Epoch J2000.0 Equinox J2000.0 (ICRS)
|Right ascension||16h 30m 13.19955s|
|Declination||+21° 29′ 22.6008″|
|Apparent magnitude (V)||2.81|
|Spectral type||G7 IIIa|
|U−B color index||+0.70|
|B−V color index||+0.91|
|R−I color index||+0.47|
|Radial velocity (Rv)||−25.5 km/s|
|Proper motion (μ)|| RA: −99.15 mas/yr |
Dec.: −15.39 mas/yr
|Parallax (π)||23.44 ± 0.58 mas|
|Distance||139 ± 3 ly |
(43 ± 1 pc)
|Absolute magnitude (MV)||−0.49 ± 0.10|
|Surface gravity (log g)||2.5 cgs|
|Metallicity [Fe/H]||–0.27 dex|
|Rotational velocity (v sin i)||3.0 km/s|
|Period (P)||410.6 d|
|Semi-major axis (a)||11.37 ± 0.51 mas|
|Inclination (i)||53.8 ± 2.3°|
|Longitude of the node (Ω)||341.9 ± 3.8°|
|Periastron epoch (T)||15500.4 MJD|
|Argument of periastron (ω)|
Beta Herculis (β Herculis, abbreviated Beta Her, β Her), also named Kornephoros, is a binary star and the brightest star in the northern constellation of Hercules at a base apparent visual magnitude of 2.81. This is a suspected variable star with an apparent magnitude that may rise as high as 2.76. Based upon parallax measurements, it is located at a distance of 139 light-years (43 parsecs) from the Sun.
Although Beta Herculis appears to the naked eye to be a single star, in July 1899 the American astronomer W. W. Campbell discovered from spectroscopic measurements that its radial velocity varies, and concluded that it has a companion.
At Palomar Observatory, Antoine Labeyrie and others used speckle interferometry with the Hale Telescope to resolve the system in 1977. The Hipparcos satellite observed the orbital motion of the primary relative to other stars, and an orbit was computed in 2005 using spectroscopic data together with these measurements. The period of the system is around 410 days. They have a high orbital eccentricity of 0.55 and the orbital plane is inclined 53.8° to the line of sight from the Earth.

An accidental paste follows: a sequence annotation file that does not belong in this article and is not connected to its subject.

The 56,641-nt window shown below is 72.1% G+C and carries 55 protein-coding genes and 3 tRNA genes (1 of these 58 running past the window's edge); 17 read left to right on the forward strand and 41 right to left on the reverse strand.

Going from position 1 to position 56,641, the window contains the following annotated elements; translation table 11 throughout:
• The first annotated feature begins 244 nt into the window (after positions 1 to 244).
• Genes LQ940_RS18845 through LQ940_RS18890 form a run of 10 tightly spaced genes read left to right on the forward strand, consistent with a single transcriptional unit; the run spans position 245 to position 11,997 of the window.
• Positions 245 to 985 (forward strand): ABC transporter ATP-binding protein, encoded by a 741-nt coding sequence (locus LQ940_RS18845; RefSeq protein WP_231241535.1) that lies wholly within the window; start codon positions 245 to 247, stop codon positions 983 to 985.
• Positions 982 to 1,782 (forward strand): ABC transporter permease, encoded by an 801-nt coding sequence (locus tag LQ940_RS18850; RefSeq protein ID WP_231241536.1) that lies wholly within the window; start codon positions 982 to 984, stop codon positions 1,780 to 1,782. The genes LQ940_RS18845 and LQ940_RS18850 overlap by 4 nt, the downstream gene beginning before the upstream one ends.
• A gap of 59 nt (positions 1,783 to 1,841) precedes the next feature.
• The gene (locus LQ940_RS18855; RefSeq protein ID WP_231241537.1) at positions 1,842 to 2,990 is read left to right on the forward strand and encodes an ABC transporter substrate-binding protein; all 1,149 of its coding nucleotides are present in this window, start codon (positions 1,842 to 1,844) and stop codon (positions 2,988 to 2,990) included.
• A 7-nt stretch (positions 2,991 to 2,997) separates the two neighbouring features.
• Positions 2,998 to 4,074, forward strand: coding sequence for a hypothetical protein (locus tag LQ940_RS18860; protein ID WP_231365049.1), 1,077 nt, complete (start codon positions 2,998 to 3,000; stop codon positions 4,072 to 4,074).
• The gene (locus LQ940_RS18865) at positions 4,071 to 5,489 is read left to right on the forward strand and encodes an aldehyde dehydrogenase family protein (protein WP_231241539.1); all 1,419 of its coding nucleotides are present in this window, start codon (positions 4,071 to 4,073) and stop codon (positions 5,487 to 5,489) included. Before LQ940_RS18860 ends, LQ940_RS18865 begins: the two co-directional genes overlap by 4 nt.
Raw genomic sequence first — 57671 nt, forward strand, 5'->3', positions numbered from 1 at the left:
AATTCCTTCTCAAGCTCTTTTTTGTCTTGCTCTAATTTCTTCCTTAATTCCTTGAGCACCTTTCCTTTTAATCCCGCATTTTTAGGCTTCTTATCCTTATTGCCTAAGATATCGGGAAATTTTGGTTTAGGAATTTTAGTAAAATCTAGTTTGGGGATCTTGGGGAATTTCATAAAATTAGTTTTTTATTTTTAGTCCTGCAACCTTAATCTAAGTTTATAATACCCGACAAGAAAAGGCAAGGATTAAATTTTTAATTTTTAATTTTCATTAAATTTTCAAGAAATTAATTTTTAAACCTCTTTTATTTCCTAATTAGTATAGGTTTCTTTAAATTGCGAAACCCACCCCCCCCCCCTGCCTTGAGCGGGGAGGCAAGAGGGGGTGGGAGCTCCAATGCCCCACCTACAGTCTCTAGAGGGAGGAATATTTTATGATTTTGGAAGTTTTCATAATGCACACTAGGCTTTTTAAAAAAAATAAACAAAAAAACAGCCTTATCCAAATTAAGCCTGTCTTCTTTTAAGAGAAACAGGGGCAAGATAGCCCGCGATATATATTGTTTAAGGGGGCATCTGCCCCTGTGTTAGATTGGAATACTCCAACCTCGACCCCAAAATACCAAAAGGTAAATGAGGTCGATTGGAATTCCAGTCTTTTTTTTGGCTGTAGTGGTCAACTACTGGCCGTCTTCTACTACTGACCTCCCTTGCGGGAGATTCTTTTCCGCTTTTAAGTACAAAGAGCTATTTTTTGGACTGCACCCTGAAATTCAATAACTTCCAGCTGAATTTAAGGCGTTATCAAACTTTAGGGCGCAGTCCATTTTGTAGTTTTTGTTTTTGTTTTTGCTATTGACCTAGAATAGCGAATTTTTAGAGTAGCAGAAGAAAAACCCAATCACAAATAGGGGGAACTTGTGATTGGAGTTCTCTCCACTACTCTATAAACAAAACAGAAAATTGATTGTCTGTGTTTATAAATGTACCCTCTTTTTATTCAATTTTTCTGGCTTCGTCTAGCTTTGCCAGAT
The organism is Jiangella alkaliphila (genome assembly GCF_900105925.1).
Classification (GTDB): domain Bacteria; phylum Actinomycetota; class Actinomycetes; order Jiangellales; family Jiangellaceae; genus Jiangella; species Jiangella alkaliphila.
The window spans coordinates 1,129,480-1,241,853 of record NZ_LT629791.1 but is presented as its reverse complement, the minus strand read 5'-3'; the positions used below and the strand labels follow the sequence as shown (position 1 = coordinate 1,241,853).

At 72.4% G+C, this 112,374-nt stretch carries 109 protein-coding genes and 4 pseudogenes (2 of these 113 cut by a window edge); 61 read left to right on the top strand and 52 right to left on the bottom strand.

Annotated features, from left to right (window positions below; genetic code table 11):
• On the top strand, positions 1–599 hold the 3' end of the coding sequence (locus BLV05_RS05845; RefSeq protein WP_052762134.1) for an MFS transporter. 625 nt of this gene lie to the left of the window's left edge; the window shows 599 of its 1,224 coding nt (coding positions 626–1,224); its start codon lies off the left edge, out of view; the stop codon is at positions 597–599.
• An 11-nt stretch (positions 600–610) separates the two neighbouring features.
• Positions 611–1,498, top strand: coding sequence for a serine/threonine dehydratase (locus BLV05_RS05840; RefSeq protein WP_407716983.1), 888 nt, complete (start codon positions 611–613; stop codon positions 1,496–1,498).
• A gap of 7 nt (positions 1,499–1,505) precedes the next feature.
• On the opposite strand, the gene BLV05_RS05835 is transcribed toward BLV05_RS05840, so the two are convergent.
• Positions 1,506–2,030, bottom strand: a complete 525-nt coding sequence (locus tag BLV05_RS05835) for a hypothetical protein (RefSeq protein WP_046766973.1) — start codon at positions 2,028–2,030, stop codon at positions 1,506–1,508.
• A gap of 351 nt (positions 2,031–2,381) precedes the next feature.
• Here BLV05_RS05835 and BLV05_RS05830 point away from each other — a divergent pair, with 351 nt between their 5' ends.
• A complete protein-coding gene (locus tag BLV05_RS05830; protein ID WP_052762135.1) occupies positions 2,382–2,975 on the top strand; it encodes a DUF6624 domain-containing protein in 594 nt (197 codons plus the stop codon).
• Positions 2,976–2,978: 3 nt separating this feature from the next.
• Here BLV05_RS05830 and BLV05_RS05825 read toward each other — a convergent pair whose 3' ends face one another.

The primary star has a stellar classification of G7 IIIa, indicating that it is a giant star that has exhausted the hydrogen at its core and evolved away from the main sequence. It has a mass nearly three times the mass of the Sun, and has expanded to 17 times the Sun's radius. The effective temperature of the star's outer envelope is about 4,887 K, which gives it the yellow hue of a G-type star. The secondary star has a mass only 90% that of the Sun.
It bore the traditional names Kornephoros, a Greek word meaning "club bearer", and Rutilicus, a corruption of the Latin word titillicus, meaning "armpit". In 2016, the International Astronomical Union organized a Working Group on Star Names (WGSN) to catalogue and standardize proper names for stars. The WGSN approved the name Kornephoros for this star on 21 August 2016 and it is now so entered in the IAU Catalog of Star Names.
It was a member of the indigenous Arabic asterism al-Nasaq al-Shāmī, "the Northern Line" of al-Nasaqān "the Two Lines", along with Gamma Herculis, Gamma Serpentis and Beta Serpentis. Though, according to a 1971 NASA catalog, al-Nasaq al-Sha'āmī or Nasak Shamiya was the title for three other stars: Beta Serpentis as Nasak Shamiya I, Gamma Serpentis as Nasak Shamiya II and Gamma Herculis as Nasak Shamiya III.
In Chinese, 天市右垣 (Tiān Shì Yòu Yuán), meaning Right Wall of Heavenly Market Enclosure, refers to an asterism which represents eleven old states in China and which is marking the right borderline of the enclosure, consisting of Beta Herculis, Gamma Herculis, Kappa Herculis, Gamma Serpentis, Beta Serpentis, Delta Serpentis, Alpha Serpentis, Epsilon Serpentis, Delta Ophiuchi, Epsilon Ophiuchi and Zeta Ophiuchi. Consequently, Beta Herculis itself is known as 天市右垣一 (Tiān Shì Zuǒ Yòu yī, English: the First Star of Right Wall of Heavenly Market Enclosure), represent Hézhōng (河中), possibly Hezhong Municipality or Hezhong Circuit (see : Wang Chongrong, formally the Prince of Langye 瑯琊王, was a warlord of the late Chinese Tang Dynasty who controlled Hezhong Circuit, headquartered in modern Yuncheng, Shanxi). Hézhōng (河中) was westernized into Ho Chung by R.H. Allen, which means "in the river".
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